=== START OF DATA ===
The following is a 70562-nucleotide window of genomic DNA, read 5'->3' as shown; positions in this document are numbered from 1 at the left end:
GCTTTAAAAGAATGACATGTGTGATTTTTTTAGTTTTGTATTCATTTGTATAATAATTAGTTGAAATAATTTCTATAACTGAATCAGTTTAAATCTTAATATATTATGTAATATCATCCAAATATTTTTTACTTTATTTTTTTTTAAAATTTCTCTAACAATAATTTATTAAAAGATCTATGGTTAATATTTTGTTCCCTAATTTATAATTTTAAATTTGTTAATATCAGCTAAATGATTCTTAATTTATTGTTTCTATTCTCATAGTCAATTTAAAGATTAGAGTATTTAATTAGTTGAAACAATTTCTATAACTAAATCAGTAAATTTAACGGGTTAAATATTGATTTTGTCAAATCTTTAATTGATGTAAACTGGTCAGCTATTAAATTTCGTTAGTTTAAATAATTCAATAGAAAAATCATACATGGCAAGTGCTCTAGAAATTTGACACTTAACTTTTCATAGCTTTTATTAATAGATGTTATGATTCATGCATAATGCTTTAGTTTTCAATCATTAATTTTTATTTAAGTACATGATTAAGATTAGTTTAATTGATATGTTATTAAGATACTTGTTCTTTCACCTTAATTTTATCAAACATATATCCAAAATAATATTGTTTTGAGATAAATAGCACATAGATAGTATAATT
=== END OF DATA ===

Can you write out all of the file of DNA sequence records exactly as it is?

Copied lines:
The following is a 70562-nucleotide window of genomic DNA, read 5'->3' as shown; positions in this document are numbered from 1 at the left end:
GCTTTAAAAGAATGACATGTGTGATTTTTTTAGTTTTGTATTCATTTGTATAATAATTAGTTGAAATAATTTCTATAACTGAATCAGTTTAAATCTTAATATATTATGTAATATCATCCAAATATTTTTTACTTTATTTTTTTTTAAAATTTCTCTAACAATAATTTATTAAAAGATCTATGGTTAATATTTTGTTCCCTAATTTATAATTTTAAATTTGTTAATATCAGCTAAATGATTCTTAATTTATTGTTTCTATTCTCATAGTCAATTTAAAGATTAGAGTATTTAATTAGTTGAAACAATTTCTATAACTAAATCAGTAAATTTAACGGGTTAAATATTGATTTTGTCAAATCTTTAATTGATGTAAACTGGTCAGCTATTAAATTTCGTTAGTTTAAATAATTCAATAGAAAAATCATACATGGCAAGTGCTCTAGAAATTTGACACTTAACTTTTCATAGCTTTTATTAATAGATGTTATGATTCATGCATAATGCTTTAGTTTTCAATCATTAATTTTTATTTAAGTACATGATTAAGATTAGTTTAATTGATATGTTATTAAGATACTTGTTCTTTCACCTTAATTTTATCAAACATATATCCAAAATAATATTGTTTTGAGATAAATAGCACATAGATAGTATAATT